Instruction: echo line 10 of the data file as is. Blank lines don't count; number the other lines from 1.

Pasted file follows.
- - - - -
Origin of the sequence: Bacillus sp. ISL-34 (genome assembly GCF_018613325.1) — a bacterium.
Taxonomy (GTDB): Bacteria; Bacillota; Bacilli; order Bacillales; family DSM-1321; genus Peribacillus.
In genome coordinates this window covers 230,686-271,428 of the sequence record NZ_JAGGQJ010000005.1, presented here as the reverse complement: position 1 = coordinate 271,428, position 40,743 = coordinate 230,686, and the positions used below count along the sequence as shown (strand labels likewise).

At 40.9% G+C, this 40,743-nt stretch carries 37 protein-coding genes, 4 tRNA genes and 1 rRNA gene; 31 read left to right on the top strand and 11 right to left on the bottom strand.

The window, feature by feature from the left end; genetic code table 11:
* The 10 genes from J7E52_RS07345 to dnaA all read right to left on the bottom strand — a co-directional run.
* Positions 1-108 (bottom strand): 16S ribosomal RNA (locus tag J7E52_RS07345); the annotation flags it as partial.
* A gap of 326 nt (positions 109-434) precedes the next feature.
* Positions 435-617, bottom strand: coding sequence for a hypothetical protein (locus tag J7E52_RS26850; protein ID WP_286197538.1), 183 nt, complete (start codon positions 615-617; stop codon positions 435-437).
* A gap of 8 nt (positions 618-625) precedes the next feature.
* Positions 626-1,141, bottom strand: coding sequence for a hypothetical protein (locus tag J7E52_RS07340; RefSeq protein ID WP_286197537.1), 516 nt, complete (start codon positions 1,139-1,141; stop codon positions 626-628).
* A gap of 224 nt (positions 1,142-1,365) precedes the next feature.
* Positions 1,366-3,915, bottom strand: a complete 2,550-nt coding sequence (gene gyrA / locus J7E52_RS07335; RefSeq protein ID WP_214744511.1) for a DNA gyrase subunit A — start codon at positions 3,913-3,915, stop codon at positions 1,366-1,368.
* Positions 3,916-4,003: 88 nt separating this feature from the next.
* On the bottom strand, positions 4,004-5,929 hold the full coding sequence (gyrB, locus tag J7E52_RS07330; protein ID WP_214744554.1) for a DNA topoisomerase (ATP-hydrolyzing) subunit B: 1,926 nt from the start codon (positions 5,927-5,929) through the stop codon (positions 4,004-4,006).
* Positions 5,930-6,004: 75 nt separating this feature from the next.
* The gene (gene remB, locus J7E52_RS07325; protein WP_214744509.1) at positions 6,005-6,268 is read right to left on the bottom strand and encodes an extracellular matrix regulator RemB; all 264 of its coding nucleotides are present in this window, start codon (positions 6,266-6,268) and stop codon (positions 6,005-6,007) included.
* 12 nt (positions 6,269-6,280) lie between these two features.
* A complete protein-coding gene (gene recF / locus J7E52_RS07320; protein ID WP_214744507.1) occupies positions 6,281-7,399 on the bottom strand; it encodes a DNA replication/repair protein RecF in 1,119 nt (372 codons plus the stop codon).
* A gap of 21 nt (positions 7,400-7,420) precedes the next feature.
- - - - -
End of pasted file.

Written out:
* A gap of 8 nt (positions 618-625) precedes the next feature.